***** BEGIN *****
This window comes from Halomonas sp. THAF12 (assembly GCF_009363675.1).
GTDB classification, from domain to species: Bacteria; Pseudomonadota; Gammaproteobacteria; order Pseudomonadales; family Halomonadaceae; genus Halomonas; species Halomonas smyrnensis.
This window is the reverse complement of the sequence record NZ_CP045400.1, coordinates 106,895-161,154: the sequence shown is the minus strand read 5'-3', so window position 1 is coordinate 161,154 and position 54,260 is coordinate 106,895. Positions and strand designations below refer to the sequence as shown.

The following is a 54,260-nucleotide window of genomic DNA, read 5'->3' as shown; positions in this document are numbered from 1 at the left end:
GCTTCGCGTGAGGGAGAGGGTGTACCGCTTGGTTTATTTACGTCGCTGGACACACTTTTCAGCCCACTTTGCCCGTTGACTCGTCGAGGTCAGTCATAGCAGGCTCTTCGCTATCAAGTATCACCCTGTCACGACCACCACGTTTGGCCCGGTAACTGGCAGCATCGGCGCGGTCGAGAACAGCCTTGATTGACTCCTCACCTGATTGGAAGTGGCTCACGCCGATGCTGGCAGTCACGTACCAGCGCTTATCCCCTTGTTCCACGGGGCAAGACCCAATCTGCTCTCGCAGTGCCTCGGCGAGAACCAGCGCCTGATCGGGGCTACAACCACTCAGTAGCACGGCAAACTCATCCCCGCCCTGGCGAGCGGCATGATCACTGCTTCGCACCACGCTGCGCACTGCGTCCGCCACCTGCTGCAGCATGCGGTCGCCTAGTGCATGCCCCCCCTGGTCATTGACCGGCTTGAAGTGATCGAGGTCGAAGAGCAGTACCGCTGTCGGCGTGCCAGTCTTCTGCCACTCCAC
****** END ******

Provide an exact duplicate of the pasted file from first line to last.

This window comes from Halomonas sp. THAF12 (assembly GCF_009363675.1).
GTDB classification, from domain to species: Bacteria; Pseudomonadota; Gammaproteobacteria; order Pseudomonadales; family Halomonadaceae; genus Halomonas; species Halomonas smyrnensis.
This window is the reverse complement of the sequence record NZ_CP045400.1, coordinates 106,895-161,154: the sequence shown is the minus strand read 5'-3', so window position 1 is coordinate 161,154 and position 54,260 is coordinate 106,895. Positions and strand designations below refer to the sequence as shown.

The following is a 54,260-nucleotide window of genomic DNA, read 5'->3' as shown; positions in this document are numbered from 1 at the left end:
GCTTCGCGTGAGGGAGAGGGTGTACCGCTTGGTTTATTTACGTCGCTGGACACACTTTTCAGCCCACTTTGCCCGTTGACTCGTCGAGGTCAGTCATAGCAGGCTCTTCGCTATCAAGTATCACCCTGTCACGACCACCACGTTTGGCCCGGTAACTGGCAGCATCGGCGCGGTCGAGAACAGCCTTGATTGACTCCTCACCTGATTGGAAGTGGCTCACGCCGATGCTGGCAGTCACGTACCAGCGCTTATCCCCTTGTTCCACGGGGCAAGACCCAATCTGCTCTCGCAGTGCCTCGGCGAGAACCAGCGCCTGATCGGGGCTACAACCACTCAGTAGCACGGCAAACTCATCCCCGCCCTGGCGAGCGGCATGATCACTGCTTCGCACCACGCTGCGCACTGCGTCCGCCACCTGCTGCAGCATGCGGTCGCCTAGTGCATGCCCCCCCTGGTCATTGACCGGCTTGAAGTGATCGAGGTCGAAGAGCAGTACCGCTGTCGGCGTGCCAGTCTTCTGCCACTCCAC